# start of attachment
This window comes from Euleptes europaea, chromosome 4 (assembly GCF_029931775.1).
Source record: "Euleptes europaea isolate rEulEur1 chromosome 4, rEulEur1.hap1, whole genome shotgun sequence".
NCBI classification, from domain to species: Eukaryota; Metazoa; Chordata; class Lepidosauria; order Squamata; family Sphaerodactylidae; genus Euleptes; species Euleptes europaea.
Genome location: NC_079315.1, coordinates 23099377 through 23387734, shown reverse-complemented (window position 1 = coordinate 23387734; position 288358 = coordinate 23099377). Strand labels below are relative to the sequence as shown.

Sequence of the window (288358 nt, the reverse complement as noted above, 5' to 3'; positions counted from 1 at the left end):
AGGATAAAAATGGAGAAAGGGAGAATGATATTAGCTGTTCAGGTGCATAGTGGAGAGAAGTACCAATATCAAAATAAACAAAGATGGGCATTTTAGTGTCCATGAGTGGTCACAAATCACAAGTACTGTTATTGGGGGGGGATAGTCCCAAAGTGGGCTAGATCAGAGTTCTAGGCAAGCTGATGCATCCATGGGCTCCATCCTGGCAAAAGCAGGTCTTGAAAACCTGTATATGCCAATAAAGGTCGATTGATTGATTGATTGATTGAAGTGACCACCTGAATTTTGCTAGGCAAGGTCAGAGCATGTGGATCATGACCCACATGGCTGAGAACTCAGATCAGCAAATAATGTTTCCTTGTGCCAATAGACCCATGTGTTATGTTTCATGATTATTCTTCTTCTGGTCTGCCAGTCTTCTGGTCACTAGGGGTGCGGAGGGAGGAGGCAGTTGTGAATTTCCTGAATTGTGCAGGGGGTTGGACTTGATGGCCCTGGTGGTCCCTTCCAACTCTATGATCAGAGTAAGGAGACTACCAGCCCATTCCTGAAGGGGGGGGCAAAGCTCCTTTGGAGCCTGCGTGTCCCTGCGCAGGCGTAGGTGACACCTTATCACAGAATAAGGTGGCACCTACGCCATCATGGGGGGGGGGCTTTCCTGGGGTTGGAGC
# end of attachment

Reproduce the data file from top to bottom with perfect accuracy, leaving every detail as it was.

This window comes from Euleptes europaea, chromosome 4 (assembly GCF_029931775.1).
Source record: "Euleptes europaea isolate rEulEur1 chromosome 4, rEulEur1.hap1, whole genome shotgun sequence".
NCBI classification, from domain to species: Eukaryota; Metazoa; Chordata; class Lepidosauria; order Squamata; family Sphaerodactylidae; genus Euleptes; species Euleptes europaea.
Genome location: NC_079315.1, coordinates 23099377 through 23387734, shown reverse-complemented (window position 1 = coordinate 23387734; position 288358 = coordinate 23099377). Strand labels below are relative to the sequence as shown.

Sequence of the window (288358 nt, the reverse complement as noted above, 5' to 3'; positions counted from 1 at the left end):
AGGATAAAAATGGAGAAAGGGAGAATGATATTAGCTGTTCAGGTGCATAGTGGAGAGAAGTACCAATATCAAAATAAACAAAGATGGGCATTTTAGTGTCCATGAGTGGTCACAAATCACAAGTACTGTTATTGGGGGGGGATAGTCCCAAAGTGGGCTAGATCAGAGTTCTAGGCAAGCTGATGCATCCATGGGCTCCATCCTGGCAAAAGCAGGTCTTGAAAACCTGTATATGCCAATAAAGGTCGATTGATTGATTGATTGATTGAAGTGACCACCTGAATTTTGCTAGGCAAGGTCAGAGCATGTGGATCATGACCCACATGGCTGAGAACTCAGATCAGCAAATAATGTTTCCTTGTGCCAATAGACCCATGTGTTATGTTTCATGATTATTCTTCTTCTGGTCTGCCAGTCTTCTGGTCACTAGGGGTGCGGAGGGAGGAGGCAGTTGTGAATTTCCTGAATTGTGCAGGGGGTTGGACTTGATGGCCCTGGTGGTCCCTTCCAACTCTATGATCAGAGTAAGGAGACTACCAGCCCATTCCTGAAGGGGGGGGCAAAGCTCCTTTGGAGCCTGCGTGTCCCTGCGCAGGCGTAGGTGACACCTTATCACAGAATAAGGTGGCACCTACGCCATCATGGGGGGGGGGCTTTCCTGGGGTTGGAGC